If Labor are convinced that we are facing a growing threat, then Ministers have some explaining to do. One of those advising on the White Paper is Professor Ross Babbage, a former Defence official (and arms dealer) who recently raised the spectre of invasion by India or China – unrealistic now, but with the uncomfortable feeling that, if built into our framework of assumptions, it could eventually become a self-fulfilling prophecy. A bit like the Russians threatening to target missile defence installations in Poland, for that matter.
At the same time, in Canberra, there’s life in the ‘lifeworld’ yet. Michael Smith, the former deputy commander of the UN mission to East Timor, who then headed up Austcare, is now to take charge of the new Asia-Pacific Centre for Civil-Military Cooperation. The brainchild of Colonel Mike Kelly, the Parliamentary Secretary for Defence, its brief will be to ‘streamline coordination between security, economic, emergency management, institution-building and non-government organisations to help avoid continuing instability and revolving-door military deployments’.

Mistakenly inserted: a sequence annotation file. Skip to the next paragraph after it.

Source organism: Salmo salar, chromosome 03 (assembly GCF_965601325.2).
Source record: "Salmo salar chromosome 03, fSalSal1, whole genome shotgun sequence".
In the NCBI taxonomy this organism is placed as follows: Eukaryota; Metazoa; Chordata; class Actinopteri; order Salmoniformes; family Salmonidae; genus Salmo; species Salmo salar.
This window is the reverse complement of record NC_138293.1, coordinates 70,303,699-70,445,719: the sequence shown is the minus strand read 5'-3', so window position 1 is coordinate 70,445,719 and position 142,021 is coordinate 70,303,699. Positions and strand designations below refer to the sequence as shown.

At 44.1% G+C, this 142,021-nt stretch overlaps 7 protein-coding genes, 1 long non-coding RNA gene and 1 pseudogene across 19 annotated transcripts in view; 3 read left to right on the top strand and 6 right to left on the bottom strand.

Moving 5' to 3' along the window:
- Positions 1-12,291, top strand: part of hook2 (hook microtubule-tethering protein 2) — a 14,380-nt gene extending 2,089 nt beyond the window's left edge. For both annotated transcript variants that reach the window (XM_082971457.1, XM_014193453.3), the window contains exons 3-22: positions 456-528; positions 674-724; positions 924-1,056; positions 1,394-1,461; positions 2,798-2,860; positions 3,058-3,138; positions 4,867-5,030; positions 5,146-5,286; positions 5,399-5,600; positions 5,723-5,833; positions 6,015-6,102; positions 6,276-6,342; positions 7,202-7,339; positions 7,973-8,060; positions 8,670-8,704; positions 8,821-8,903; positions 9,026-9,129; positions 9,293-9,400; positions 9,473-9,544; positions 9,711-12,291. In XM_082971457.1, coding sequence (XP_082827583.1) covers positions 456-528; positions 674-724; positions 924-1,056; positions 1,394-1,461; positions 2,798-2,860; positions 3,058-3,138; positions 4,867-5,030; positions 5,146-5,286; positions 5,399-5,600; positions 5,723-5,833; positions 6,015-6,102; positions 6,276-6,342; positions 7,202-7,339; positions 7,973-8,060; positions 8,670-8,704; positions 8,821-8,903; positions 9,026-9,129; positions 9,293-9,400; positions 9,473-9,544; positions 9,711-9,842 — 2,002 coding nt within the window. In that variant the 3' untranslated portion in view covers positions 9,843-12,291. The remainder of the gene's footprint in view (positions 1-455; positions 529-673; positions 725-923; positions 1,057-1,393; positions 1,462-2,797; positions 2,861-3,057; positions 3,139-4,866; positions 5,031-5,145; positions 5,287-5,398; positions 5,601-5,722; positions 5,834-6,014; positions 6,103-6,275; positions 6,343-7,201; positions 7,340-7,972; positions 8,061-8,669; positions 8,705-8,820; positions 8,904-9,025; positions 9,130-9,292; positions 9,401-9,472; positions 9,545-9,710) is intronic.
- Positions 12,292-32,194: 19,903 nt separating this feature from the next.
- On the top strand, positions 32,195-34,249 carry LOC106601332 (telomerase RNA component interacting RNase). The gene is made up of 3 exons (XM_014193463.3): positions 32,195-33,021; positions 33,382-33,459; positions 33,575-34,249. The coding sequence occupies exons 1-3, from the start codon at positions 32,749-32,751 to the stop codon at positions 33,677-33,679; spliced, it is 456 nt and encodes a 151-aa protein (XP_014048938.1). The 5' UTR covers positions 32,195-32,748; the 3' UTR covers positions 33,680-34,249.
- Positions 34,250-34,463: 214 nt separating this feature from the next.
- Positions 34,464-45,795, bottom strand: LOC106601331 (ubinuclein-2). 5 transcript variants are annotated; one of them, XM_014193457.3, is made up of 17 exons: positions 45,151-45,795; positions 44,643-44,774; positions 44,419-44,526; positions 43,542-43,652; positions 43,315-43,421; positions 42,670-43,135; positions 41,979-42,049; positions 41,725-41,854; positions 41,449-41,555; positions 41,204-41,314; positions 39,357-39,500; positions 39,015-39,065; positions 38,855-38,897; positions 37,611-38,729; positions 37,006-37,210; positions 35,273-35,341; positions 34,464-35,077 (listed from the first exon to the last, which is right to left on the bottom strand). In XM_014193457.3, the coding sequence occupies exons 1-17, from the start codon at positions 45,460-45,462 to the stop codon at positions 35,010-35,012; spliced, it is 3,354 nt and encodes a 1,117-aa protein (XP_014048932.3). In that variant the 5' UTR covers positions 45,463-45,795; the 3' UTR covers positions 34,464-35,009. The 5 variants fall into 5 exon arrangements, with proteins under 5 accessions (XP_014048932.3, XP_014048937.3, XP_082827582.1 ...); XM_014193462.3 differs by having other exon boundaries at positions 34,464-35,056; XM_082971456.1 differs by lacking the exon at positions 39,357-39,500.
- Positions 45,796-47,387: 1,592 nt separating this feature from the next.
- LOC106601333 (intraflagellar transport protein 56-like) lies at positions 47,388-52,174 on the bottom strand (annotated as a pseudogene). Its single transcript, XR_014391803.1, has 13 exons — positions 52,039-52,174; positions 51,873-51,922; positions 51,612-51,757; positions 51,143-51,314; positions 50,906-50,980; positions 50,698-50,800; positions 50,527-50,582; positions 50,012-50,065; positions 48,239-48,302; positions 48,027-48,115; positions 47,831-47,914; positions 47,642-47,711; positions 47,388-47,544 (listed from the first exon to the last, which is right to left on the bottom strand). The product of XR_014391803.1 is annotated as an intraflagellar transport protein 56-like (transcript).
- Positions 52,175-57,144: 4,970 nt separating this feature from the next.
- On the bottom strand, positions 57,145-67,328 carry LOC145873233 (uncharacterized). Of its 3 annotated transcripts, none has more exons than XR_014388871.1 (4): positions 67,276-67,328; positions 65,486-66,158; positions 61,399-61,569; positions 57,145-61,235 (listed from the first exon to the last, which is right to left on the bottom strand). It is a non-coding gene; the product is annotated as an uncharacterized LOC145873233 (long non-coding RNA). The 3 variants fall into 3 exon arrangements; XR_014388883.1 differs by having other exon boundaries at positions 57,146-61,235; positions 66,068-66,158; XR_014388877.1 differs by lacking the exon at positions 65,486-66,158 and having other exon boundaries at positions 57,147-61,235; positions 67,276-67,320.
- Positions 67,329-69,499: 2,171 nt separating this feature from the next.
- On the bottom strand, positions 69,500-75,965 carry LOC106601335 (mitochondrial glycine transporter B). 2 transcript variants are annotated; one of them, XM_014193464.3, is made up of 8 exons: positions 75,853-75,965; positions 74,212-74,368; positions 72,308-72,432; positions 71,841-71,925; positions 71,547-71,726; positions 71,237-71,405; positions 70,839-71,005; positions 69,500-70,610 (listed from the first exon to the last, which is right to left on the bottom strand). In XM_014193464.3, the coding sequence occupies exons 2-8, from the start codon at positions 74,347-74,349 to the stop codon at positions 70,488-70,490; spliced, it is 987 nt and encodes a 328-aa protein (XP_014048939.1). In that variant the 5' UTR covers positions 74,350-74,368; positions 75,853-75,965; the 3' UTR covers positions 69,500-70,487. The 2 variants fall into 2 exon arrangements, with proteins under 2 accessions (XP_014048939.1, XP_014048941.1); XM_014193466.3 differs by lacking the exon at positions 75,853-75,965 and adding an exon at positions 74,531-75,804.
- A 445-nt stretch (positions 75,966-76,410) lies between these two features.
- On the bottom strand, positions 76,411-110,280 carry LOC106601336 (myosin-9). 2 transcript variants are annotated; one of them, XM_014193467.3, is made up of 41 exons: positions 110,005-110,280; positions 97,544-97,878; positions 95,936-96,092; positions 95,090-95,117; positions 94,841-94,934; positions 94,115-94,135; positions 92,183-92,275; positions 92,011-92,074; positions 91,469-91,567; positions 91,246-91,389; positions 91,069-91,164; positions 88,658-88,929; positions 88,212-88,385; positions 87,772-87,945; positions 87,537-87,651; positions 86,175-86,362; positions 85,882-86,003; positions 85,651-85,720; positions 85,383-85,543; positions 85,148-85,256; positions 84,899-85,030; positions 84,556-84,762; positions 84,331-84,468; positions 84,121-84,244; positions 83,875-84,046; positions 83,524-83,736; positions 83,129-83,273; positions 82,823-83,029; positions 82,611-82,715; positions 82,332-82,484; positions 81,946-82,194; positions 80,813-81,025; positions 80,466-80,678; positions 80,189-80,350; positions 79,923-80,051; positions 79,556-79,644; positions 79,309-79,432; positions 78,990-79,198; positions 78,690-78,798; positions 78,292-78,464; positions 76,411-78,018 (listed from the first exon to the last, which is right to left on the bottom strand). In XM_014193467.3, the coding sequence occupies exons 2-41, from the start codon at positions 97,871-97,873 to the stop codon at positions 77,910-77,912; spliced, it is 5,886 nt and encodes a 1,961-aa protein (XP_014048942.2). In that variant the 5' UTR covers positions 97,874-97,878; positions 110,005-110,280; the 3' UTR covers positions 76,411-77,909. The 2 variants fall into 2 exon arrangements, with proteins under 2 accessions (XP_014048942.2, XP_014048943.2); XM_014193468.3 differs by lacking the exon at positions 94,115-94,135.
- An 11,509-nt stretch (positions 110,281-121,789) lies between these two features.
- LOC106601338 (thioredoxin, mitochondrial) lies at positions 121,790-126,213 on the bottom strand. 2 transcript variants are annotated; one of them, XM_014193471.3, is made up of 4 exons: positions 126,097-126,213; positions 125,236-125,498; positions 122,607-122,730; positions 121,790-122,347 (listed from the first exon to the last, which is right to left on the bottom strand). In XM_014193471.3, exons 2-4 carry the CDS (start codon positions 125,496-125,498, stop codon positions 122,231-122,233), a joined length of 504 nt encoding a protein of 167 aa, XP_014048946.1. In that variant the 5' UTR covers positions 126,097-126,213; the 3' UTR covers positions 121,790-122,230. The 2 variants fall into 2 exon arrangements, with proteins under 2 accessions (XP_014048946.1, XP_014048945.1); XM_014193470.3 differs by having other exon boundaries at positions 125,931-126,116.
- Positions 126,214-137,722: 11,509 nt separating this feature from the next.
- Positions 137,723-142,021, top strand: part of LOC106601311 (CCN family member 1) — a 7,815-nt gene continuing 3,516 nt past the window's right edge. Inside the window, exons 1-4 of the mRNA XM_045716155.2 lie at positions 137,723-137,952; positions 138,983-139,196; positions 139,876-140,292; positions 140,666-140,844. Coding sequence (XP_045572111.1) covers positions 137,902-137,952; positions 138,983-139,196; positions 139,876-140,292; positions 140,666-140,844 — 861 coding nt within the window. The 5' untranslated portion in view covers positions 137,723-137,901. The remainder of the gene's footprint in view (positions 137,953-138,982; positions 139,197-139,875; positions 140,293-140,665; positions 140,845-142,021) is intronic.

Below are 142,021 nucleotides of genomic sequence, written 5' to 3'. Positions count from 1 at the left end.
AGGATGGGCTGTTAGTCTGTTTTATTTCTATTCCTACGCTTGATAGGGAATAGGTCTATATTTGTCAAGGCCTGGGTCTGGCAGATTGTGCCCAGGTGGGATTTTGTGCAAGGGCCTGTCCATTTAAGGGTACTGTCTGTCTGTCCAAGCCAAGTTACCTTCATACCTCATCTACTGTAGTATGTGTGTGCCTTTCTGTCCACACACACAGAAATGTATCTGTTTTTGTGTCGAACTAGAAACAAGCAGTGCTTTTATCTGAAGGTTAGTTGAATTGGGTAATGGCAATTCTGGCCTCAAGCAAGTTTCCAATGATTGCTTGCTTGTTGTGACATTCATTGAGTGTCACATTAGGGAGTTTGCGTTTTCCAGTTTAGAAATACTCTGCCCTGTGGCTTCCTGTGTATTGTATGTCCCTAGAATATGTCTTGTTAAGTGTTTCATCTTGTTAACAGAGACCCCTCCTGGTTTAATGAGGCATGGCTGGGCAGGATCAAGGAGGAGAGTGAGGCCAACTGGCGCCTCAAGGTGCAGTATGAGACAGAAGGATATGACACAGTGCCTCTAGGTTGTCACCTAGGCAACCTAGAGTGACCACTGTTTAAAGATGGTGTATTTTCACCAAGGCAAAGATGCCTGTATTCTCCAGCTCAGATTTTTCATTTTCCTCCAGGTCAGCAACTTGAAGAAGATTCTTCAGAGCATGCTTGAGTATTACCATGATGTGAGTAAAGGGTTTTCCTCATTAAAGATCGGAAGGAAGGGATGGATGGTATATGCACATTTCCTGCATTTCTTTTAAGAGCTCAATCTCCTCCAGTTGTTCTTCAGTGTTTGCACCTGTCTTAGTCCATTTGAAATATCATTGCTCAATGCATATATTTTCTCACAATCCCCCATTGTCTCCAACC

Australians who work in conflict zones are ‘selfless and dedicated’, Smith told a conference we organized at CPACS, earlier this year, but they now need ‘new thinking’ to succeed. And, unlike the Pentagon with its missile shield, he ventured a bold and highly demanding definition of success: ‘that civil society is established, or re-established, in a peaceful, just and sustainable manner that empowers people to bring themselves out of poverty’.
This is a mission the Australian people would unequivocally approve of, as Ministers would hear if they were really listening. The other long-prepared move, as the new Prime Minister, Kevin Rudd, took office, was to pull the Diggers back from the frontline in Iraq, of course, and public opinion is evenly split over the continuing military commitment to Afghanistan. So please, let’s not waste money on expensive war-fighting kit we don’t want and don’t need, whether manufactured by Thales or anyone else. Let’s concentrate, instead, on addressing the real causes of conflict, and help to bring peace with justice to our own region. Coffee, anyone?
* Associate Professor Jake Lynch is Director of the Centre for Peace and Conflict Studies at the University of Sydney.